FULL: You’re all part of this movement toward manufacturing well-made goods locally, with materials that are sourced as ethically as possible. With that often comes price, and I imagine that’s something people comment on.
NB: I’d say we don’t encounter it as much as we had anticipated. When people come from other cities, they seem pleasantly surprised that our goods are priced fairly.
BF: We also pitch it in a certain way. We offer a product with a story and transparency, made with quality, well-sourced materials that’s going to last a long time. If that’s not what you’re looking for, or if that’s not what you can afford, there are other options. I can’t always afford the things I’d like, so I understand it.
FULL: I think some people carry a certain amount of guilt. An attitude can develop around the buy-local push that says this is how everyone should be spending their money. So if someone can’t afford to live to that standard, they feel badly. I certainly know makers who comment that they can’t afford their own goods at full cost.
AD: We’re definitely all frequent thrifters.
NB: Yeah, 80% of my wardrobe is thrifted.
ND: That’s the benefit of going to the thrift store so often for fabrics – the quick pass every time I go by the clothes.
AD: I understand that my shirts are priced higher than something you’d get in a mall or a big discount store. I’m not offended if people are a bit taken aback by the fact that my products are priced higher. I know that where I am today, it’s taken a lot of thinking and learning to understand the process of apparel manufacturing, and I don’t expect that the regular customer who’s uninvolved with the industry takes the time to research that. There’s a lot of information out there. I’m only offended if people don’t care to understand, or don’t care to learn. If they just think there’s no possible reason why someone would pay $140 for a shirt.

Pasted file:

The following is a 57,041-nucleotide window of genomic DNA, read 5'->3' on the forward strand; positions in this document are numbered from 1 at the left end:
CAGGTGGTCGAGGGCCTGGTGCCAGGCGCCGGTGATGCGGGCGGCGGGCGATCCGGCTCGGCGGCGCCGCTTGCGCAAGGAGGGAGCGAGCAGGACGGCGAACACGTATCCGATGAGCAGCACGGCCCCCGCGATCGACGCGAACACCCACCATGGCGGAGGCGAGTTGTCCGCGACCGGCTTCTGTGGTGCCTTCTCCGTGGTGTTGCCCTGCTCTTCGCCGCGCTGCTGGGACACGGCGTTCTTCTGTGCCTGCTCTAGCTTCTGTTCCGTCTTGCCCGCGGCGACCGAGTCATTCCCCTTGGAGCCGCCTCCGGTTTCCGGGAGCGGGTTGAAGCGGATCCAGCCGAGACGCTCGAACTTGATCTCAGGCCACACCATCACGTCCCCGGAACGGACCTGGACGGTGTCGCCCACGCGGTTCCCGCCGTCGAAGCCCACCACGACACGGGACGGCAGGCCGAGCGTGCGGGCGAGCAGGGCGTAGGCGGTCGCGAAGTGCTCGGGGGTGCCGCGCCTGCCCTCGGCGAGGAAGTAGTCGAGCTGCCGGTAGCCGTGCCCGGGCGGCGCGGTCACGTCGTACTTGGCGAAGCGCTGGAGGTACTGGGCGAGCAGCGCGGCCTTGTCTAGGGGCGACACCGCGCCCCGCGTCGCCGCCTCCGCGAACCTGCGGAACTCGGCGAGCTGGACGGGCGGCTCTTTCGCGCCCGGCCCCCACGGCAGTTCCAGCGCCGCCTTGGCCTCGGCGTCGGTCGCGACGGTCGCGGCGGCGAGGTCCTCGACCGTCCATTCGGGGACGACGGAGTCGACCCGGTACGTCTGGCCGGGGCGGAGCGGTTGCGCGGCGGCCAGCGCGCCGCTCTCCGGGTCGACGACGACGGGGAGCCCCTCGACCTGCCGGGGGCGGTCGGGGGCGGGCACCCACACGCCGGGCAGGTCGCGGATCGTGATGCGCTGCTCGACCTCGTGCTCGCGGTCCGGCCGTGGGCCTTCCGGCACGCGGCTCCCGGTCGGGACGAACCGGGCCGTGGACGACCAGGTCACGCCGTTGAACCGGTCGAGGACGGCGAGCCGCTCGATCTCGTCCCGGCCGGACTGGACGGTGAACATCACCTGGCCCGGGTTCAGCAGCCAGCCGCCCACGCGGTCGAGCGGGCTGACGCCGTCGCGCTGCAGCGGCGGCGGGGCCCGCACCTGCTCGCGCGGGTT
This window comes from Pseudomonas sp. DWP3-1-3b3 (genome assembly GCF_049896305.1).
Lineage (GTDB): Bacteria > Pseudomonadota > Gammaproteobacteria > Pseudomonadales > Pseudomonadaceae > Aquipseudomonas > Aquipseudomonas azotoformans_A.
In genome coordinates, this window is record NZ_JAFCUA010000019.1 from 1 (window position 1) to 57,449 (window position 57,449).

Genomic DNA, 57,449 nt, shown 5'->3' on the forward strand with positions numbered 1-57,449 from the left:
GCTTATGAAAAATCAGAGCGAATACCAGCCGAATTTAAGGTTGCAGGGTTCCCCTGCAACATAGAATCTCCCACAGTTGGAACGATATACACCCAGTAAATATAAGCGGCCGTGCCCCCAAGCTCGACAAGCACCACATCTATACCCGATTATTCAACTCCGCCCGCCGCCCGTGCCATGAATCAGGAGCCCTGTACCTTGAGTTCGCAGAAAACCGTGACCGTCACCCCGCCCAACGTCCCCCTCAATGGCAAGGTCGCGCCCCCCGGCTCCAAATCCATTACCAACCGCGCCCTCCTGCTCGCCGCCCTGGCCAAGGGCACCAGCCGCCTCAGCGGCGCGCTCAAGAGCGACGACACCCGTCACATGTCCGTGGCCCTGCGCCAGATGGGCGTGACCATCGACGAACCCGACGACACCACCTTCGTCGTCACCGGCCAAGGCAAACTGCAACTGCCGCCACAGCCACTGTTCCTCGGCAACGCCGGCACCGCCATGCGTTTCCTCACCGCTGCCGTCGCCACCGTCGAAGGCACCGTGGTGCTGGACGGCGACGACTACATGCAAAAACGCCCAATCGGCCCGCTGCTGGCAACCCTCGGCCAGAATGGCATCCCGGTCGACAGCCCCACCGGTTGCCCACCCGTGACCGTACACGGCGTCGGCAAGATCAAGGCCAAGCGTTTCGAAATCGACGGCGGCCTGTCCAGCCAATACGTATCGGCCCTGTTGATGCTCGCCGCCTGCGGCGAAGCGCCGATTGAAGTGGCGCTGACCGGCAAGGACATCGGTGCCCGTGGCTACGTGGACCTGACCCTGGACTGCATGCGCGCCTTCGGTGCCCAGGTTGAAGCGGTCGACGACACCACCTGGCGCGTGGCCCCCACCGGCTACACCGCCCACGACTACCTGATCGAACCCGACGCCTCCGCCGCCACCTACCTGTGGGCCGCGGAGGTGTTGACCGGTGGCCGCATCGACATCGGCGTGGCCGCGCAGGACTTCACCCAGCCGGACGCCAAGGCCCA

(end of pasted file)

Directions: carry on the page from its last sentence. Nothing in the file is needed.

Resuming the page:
NB: We joke about people who try to crunch the numbers, asking questions about how long it takes you to make each item. But because we don’t have an HR department, or a sourcing department, and so on, there’s a lot of other work we’re doing besides physically making things.
FULL: How is that balance between thrifting and buying locally made goods reflected in your work? How do you envision customers incorporating that balance?
ND: I like displaying the hats with a large quantity laid out, and because the material is so diverse, I’ve always thought it was like looking in a thrift store. That’s intuitive to me as a way of displaying. At Folk Fest, people pick through from a large table and it reminds me of people sorting through the hangers at a thrift store.
NB: Our leather products are items we want to age gracefully and see break in. I think that’s where there’s a lot of crossover for us. I know it’s been hard to find a simple full-grain belt if you thrift it, or a leather briefcase. There’s a crossover for that personality of someone who likes to thrift, be environmentally conscious and socially aware, and also support local, and be with your product for a long time. I think that’s something our products can offer. A belt you don’t have to replace constantly.
BF: Not to mention that a lot of our designs have been inspired by products that we thrifted or have seen in antique stores. Seeing something really old that’s still in great shape like that has inspired a lot of our processes and designs.
AD: Having higher priced products naturally encourages a smaller wardrobe, or a smaller collection of goods. And that’s an awesome byproduct. I find the most encouraging thing is when a customer wants an item that I have, and then two months later they come and buy it. I know they had to save a bit for it. I know they’re valuing it more, and when I sell it, it puts pressure on me to make something really great. I feel like that’s a good pressure.